Dietary Intake and Urinary Excretion of Manganese in Korean Healthy Adults
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Manganese (Mn) is an essential element for the body’s composition and is required for various functions, including nutrient metabolism, immune system function, and antioxidant ability. However, there are insufficient data on the nutritional status of Mn. In this study, we aimed to analyze the relationship between Mn intake and urinary excretion in Korean adults. A twice dietary intake survey using a 24-h recall method was conducted on 640 adults (320 men and 320 women), aged 20 to 69 years. Eighty 24-h urine samples were also twice collected and urinary Mn excretions were analyzed. Results indicated that total Mn intake per day was 4.1 mg for men and 3.9 mg for women (p < 0.05). Mn intake per 1000 kcal of energy consumption was significantly higher in women than in men (2.0 mg/1,000 kcal vs. 2.2 mg/1000 kcal, p < 0.01). Additionally, Mn intake as a percentage of Adequate Intake was 103.0% for men and 110.3% for women (p < 0.05). Mn was mostly consumed from cereals (1.78 mg/day for men and 1.53 mg/day for women), followed by vegetables, seasonings, fruits, and pulses. The main food sources of Mn were rice (27.8% for men, 22.0% for women), kimchi (3.5% for men, 1.4% for women), and tofu (2.8% for men, 2.3% for women); the percentage of Mn consumed from 20 types of foods was 55.6% (women) to 60.4% (men). Urinary Mn excretion was negatively correlated with Mn intake from cereals and positively with mushrooms only for women after adjusting for confounding factors (p < 0.05). In conclusion, dietary Mn intake by Korean adults was adequate to meet the Dietary Reference Intake, but the relationship between Mn intake and urinary excretion was not clear.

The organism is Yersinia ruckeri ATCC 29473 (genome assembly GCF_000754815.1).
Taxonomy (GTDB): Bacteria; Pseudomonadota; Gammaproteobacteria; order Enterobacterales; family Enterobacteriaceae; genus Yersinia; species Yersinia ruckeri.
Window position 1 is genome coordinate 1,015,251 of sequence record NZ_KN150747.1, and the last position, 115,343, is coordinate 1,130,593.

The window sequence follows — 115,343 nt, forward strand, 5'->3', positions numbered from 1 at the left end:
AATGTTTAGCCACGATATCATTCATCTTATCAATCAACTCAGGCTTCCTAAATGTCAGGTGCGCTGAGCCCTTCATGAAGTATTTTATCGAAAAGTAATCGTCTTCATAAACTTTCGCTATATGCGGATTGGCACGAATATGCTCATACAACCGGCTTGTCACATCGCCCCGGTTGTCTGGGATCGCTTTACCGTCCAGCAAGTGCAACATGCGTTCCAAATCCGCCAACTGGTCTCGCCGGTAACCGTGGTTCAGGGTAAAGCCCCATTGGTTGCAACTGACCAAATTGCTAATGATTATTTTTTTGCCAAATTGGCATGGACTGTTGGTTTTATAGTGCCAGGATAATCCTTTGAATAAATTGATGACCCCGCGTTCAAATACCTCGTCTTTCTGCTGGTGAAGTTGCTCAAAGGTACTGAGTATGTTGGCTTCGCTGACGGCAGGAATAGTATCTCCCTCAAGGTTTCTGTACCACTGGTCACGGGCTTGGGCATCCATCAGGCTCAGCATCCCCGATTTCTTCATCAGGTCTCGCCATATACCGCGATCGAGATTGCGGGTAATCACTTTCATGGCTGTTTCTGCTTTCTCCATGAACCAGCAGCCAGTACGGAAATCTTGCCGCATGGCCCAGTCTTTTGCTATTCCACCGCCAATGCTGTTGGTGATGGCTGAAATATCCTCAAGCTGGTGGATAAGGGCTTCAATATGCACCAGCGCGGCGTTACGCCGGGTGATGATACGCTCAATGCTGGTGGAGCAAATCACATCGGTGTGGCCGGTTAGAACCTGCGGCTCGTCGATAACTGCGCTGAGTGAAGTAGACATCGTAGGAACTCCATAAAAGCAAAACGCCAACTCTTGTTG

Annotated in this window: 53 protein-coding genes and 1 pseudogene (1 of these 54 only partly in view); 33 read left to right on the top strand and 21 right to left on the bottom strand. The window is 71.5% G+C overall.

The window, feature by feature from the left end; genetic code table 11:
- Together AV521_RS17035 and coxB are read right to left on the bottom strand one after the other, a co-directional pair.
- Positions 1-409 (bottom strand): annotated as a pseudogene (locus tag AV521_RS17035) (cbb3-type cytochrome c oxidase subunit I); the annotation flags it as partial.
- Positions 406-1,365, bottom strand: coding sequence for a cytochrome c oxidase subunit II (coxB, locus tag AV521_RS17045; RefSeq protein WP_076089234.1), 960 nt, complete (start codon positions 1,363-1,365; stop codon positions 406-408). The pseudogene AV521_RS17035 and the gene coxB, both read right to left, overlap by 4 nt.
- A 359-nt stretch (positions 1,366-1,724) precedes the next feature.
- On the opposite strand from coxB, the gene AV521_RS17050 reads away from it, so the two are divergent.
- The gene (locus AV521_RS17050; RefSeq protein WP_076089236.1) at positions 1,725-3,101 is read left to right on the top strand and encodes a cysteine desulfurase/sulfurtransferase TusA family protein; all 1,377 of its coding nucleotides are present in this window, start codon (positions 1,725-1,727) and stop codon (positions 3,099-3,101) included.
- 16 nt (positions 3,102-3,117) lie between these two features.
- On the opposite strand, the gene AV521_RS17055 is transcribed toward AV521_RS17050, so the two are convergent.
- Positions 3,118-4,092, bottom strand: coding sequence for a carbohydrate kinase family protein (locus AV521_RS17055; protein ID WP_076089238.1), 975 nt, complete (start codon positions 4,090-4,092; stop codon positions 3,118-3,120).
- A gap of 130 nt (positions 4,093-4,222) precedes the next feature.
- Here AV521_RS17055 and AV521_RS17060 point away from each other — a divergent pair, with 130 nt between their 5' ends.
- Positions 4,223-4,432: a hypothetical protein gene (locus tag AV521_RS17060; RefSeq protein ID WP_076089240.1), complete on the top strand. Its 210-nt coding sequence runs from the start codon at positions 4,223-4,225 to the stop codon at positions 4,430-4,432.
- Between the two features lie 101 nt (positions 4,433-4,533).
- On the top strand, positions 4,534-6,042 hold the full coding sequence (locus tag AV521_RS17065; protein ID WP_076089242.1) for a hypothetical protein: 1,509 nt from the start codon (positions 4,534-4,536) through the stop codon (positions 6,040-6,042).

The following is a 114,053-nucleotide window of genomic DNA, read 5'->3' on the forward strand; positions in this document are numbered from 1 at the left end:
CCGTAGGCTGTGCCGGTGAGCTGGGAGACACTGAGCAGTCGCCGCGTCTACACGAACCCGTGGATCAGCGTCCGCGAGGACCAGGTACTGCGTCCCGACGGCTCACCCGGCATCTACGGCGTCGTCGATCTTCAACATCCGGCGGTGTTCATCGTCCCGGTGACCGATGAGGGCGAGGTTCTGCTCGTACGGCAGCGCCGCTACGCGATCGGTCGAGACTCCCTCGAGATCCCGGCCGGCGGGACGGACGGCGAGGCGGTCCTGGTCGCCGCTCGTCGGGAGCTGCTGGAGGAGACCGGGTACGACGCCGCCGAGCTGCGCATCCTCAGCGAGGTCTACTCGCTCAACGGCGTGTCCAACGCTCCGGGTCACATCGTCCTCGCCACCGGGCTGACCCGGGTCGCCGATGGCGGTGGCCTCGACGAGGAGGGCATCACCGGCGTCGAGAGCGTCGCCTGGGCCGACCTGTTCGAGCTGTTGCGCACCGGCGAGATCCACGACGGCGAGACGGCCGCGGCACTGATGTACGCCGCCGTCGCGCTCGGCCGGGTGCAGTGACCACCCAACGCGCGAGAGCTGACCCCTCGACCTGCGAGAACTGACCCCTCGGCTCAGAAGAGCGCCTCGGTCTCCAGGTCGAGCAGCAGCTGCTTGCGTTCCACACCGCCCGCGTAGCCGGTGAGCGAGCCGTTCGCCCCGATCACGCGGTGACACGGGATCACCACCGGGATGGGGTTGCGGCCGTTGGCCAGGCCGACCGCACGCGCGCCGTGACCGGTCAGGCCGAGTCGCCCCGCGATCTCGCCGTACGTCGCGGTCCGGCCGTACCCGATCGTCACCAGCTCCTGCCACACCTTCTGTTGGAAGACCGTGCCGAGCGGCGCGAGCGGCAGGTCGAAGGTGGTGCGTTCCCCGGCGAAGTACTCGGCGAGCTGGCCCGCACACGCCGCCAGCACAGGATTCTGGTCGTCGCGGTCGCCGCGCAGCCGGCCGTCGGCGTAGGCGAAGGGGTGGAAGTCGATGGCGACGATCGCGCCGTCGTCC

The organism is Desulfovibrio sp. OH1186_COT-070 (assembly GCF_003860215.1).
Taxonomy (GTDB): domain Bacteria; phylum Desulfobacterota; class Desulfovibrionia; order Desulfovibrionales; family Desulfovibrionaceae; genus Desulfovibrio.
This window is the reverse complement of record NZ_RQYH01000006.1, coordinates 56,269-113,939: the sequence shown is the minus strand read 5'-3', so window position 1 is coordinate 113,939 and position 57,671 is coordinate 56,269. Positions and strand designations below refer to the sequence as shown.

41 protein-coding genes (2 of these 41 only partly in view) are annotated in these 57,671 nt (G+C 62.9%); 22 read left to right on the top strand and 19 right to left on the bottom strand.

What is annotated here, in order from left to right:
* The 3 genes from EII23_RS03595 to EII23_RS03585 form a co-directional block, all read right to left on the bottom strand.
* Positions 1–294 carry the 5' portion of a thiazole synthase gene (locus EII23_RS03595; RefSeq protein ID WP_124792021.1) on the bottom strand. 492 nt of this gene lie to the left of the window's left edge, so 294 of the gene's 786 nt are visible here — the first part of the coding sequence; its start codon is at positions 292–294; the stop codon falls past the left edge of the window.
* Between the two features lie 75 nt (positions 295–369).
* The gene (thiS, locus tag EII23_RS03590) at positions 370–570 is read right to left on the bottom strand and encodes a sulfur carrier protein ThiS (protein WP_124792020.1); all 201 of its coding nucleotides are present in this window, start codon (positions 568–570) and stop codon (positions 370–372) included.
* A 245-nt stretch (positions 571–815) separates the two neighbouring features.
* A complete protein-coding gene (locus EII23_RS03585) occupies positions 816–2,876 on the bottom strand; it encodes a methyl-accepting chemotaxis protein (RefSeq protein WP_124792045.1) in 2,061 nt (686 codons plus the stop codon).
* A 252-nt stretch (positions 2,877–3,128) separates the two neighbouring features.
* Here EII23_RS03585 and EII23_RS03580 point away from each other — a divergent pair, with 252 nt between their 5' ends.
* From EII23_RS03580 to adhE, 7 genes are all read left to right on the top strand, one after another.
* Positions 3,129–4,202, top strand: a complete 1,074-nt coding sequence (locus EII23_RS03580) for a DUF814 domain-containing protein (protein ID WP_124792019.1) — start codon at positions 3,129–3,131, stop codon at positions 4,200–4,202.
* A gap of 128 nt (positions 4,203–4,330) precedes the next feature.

KeywordsManganese Dietary intake Urinary excretion Korean adults
This work was supported by the research grant of the Kongju Naitonal University in 2018.
Compliance with Ethical Standards
The study followed the guidelines of the Declaration of Helsinki and all participants provided their written informed consent.
Conflicts of Interest
The authors of this study declare that there is no conflict of interest.
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